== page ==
Everything you want from a utility infielder – he played 1B/SS/3B in addition to pitching until his junior season. He’s got a good arm and obviously some power.
Bench OF: Shaq Thompson – Carolina Panthers (LB)
At 6-2 225, Thompson is an athletic linebacker for the Panthers. He showed that off by playing centerfield in 18 games of rookie ball with the Boston Red Sox after being taken in the 18th round of the 2012 MLB Draft. Unfortunately, Thompson went 0-39 – though did garner eight walks – as an 18-year old before opting to just play football at the University of Washington. In the bench outfielder role, his defense and athleticism off the bench late in the game can be emphasized.
Bench OF: DeSean Jackson – Los Angeles Rams (WR)
Plenty of speed to burn for Jackson, who had 25 steals in 20 games his final prep year. He also had six assists as a centerfielder in his senior year at Long Beach Poly High School and should anchor the defense or as a pinch-runner off the bench. He also hit .296 with a .359 OBP but didn’t have much power.
Bench OF: Grant Delpit – Cleveland Browns (S)
Delpit loved playing baseball growing up but eventually called it a career after his sophomore year of high school. Still, he should be a rangy athlete to pinch-run or play defense off the bench even though we don’t have record of his hitting stats.
SP: Justin Herbert – Los Angeles Chargers (QB)
He never played past high school, but the stats are amazing; Herbert went 8-0 with a 0.66 ERA as a senior and 11-0 with a 1.24 ERA in his high school career per his MaxPreps page. At 6’6″, his large frame bodes well for durability as a starting pitcher. In NL games, you don’t mind him hitting either after he went 42-94 (.447) with 13 extra-base hits and 30 RBI his last year.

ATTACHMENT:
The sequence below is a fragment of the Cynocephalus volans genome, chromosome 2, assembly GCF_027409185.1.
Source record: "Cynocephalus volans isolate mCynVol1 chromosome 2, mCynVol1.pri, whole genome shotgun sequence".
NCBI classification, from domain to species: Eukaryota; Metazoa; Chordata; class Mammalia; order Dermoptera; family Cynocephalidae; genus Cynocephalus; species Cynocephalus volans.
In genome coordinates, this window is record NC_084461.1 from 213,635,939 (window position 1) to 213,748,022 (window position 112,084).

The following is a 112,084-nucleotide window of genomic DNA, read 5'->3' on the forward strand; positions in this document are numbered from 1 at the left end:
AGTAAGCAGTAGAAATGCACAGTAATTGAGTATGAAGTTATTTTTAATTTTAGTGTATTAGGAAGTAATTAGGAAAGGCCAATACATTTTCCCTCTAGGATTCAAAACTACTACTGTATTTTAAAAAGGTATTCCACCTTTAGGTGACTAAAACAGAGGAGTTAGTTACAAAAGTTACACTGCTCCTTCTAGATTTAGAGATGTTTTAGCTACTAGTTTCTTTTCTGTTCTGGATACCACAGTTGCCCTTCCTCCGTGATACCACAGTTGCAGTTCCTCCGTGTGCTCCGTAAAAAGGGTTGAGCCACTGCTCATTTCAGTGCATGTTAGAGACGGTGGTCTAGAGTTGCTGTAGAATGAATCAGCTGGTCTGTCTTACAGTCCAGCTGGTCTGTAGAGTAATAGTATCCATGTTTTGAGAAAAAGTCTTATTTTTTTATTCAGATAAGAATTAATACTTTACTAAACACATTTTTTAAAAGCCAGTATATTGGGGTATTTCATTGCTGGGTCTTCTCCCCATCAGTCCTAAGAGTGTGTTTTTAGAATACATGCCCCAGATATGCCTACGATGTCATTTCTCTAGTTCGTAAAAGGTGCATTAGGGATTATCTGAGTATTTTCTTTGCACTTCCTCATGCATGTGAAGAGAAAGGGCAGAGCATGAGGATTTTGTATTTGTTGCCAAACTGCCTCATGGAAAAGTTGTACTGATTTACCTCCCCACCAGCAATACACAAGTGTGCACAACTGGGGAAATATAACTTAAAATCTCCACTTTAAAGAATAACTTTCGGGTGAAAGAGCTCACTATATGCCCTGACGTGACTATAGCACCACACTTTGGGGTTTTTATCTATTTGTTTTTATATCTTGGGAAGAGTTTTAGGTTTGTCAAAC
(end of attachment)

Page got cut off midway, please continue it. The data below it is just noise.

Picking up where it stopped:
SP: Jake Fromm – Buffalo Bills (QB)
Fromm pitched in high school and was an ace at the Little League World Series in 2011 – between the LLWS and qualifying, he had a 1.08 ERA and 36 strikeouts in 16.2 IP. Plus, if it’s the National League you’re getting a solid hitting pitcher too after he hit three bombs in the Little League World Series and a tank in his high school finale (his second state championship).
SP: Nate Stanley – Minnesota Vikings (QB)
Stanley was a three-sport star in high-school and started all four years on the team, registering a 90 mph fastball in baseball. Had he pitched in college maybe that would have developed even more.
SP: Denzel Mims – New York Jets (WR)
Not much of a scouting report to be found online on Mims, but he was a great athlete as a receiver, baseball player and later track star after an injury ended his pitching career as a freshman.
Long-Reliever: Cole Kmet – Chicago Bears (TE)
Another durable body at 6’5″ 260-plus pounds, Kmet played baseball at Notre Dame mostly as a reliever. Need him in a late-inning pinch? He had eight saves as a freshman. Need a spot start? He made two starts at Notre Dame. His lasting impression was strong too, owning a 2.89 ERA as a sophomore in 2019.
Set-Up Man (LHP): Kyle Long – Kansas City Chiefs (OL)
Breaking the mold of all these QBs with an offensive lineman, Long is a phenomenal athlete. In high school he was throwing 95-96 from the left side and was taken in the 23rd round by the Chicago White Sox. Long wound up on the path to football though and returned from retirement this past offseason.
Set-Up Man (RHP): Jameis Winston – New Orleans Saints (QB)
The Shohei Ohtani of this roster construction (and yes, I want to delete this article in even making that comparison) as he can play in the outfield or DH with his .723 OPS at Florida State in 2013 as a switch-hitter. Winston was actually a better pitcher than hitter at Florida State. Behind his fastball that could top in the mid-90s, he collected a 1.95 ERA and 62 strikeouts in 60.1 IP across 2013 and 2014 with the Seminoles.
Closer: Patrick Mahomes – Kansas City Chiefs (QB)
Not only was Pat Mahomes a pro, but Patrick’s godfather is LaTroy Hawkins, who amassed 127 career saves. You could potentially use him as a starter – he had a 16 strikeout no-hitter in high school – but he had some command issues in his limited (lone) appearance at Texas Tech. As a closer he can max-out throwing gas and you don’t have to worry if the moment is too big.